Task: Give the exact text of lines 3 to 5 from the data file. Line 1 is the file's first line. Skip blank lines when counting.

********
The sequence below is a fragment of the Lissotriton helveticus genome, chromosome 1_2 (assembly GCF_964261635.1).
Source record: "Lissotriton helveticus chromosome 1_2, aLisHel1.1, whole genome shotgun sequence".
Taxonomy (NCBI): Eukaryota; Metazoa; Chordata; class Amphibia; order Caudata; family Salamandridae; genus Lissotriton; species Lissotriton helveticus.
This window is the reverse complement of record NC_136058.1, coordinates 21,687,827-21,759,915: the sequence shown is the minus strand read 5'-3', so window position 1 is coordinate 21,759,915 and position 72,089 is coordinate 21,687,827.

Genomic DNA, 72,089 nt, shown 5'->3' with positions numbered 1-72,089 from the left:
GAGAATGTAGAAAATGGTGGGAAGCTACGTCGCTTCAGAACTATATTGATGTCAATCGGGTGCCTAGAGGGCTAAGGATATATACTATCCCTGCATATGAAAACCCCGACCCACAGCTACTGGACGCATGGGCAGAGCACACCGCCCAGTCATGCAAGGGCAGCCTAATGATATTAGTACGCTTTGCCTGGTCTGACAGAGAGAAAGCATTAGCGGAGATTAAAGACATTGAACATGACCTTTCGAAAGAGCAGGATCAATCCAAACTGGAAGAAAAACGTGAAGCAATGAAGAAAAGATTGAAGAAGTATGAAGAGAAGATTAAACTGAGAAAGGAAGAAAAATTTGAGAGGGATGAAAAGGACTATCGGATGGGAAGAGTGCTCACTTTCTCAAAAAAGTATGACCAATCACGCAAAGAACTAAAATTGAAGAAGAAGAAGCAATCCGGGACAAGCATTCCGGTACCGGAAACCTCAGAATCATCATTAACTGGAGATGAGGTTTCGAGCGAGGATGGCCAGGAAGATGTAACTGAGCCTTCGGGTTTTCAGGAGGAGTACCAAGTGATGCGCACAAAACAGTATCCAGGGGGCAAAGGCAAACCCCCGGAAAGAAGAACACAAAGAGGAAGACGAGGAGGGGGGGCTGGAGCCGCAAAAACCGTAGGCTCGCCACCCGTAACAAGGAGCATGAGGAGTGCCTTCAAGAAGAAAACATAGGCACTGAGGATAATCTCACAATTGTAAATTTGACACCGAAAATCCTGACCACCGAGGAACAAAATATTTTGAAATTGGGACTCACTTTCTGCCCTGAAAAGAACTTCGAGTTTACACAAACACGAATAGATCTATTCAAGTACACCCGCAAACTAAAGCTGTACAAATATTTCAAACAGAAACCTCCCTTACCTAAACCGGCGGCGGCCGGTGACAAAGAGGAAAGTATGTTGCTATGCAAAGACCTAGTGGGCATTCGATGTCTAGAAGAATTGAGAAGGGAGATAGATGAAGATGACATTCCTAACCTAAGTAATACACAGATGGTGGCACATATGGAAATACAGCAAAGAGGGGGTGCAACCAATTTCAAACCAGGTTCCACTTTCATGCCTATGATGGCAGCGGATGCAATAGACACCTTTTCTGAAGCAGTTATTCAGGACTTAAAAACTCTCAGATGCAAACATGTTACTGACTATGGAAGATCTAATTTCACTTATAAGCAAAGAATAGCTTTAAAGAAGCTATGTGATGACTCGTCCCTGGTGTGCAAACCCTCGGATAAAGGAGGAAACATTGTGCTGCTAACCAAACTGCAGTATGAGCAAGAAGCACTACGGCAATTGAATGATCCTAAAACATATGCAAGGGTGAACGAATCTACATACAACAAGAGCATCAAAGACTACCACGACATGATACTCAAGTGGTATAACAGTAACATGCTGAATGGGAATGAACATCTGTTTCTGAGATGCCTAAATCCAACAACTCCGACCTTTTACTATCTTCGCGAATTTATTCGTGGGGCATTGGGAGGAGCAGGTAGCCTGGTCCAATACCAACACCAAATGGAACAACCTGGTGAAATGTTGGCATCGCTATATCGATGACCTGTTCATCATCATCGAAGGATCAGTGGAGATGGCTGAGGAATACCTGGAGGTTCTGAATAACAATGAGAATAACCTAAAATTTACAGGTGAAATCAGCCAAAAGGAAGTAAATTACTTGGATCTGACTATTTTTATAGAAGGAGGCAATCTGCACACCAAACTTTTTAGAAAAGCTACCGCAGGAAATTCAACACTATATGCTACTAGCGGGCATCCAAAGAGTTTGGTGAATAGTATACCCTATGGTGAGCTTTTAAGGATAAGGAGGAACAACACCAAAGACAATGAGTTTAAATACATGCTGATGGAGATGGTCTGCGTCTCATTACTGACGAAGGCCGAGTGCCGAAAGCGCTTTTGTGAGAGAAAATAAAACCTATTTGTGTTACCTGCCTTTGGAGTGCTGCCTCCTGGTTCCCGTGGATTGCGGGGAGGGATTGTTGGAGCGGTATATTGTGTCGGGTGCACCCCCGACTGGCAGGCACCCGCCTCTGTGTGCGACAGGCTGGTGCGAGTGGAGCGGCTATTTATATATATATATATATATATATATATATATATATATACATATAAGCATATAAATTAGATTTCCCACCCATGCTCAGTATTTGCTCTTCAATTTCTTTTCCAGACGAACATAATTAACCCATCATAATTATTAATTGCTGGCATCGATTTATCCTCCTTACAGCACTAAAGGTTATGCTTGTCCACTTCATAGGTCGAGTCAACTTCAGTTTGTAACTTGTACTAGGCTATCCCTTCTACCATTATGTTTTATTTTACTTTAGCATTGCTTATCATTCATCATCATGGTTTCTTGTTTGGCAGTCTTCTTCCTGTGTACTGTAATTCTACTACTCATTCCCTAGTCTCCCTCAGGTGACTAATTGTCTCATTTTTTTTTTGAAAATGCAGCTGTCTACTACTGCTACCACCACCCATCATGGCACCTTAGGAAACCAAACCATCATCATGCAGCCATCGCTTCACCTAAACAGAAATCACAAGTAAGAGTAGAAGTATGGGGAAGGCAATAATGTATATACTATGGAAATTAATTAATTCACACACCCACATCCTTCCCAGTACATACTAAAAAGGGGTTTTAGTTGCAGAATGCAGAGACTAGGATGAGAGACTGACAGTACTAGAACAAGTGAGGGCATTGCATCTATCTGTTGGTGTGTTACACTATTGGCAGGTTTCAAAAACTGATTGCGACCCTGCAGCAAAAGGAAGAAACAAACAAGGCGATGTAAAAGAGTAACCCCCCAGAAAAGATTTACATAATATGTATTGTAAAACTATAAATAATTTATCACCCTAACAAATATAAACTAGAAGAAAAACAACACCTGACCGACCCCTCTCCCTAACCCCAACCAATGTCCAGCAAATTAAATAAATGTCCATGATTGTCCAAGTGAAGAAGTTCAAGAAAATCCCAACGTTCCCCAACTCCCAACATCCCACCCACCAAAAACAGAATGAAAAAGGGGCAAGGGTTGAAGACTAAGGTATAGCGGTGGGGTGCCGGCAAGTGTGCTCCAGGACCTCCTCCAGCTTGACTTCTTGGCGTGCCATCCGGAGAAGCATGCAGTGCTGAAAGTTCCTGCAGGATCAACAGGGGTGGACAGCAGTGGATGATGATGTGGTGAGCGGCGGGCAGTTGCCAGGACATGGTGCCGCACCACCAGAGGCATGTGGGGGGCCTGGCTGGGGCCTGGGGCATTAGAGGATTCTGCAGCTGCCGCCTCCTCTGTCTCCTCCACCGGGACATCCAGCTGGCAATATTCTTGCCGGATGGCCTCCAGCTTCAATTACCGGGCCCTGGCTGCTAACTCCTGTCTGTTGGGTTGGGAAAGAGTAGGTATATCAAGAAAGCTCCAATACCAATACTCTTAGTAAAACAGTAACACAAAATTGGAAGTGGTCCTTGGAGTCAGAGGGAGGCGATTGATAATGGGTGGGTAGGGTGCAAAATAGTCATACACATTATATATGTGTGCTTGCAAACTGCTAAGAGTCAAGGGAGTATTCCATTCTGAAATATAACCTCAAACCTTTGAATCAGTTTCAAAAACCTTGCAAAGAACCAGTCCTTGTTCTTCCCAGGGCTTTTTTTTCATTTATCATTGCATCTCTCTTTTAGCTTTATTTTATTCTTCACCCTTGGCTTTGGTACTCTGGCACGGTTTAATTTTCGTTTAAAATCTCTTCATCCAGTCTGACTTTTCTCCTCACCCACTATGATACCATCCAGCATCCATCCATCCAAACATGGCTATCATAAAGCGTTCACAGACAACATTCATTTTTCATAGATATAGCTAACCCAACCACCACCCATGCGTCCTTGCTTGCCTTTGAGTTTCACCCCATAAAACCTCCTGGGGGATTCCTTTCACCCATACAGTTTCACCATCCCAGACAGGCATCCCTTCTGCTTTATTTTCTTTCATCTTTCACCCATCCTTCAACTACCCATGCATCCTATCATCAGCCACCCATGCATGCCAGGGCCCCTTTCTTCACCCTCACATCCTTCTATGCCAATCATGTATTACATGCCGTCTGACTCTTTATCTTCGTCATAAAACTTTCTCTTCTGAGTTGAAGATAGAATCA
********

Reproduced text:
Taxonomy (NCBI): Eukaryota; Metazoa; Chordata; class Amphibia; order Caudata; family Salamandridae; genus Lissotriton; species Lissotriton helveticus.
This window is the reverse complement of record NC_136058.1, coordinates 21,687,827-21,759,915: the sequence shown is the minus strand read 5'-3', so window position 1 is coordinate 21,759,915 and position 72,089 is coordinate 21,687,827.

Genomic DNA, 72,089 nt, shown 5'->3' with positions numbered 1-72,089 from the left: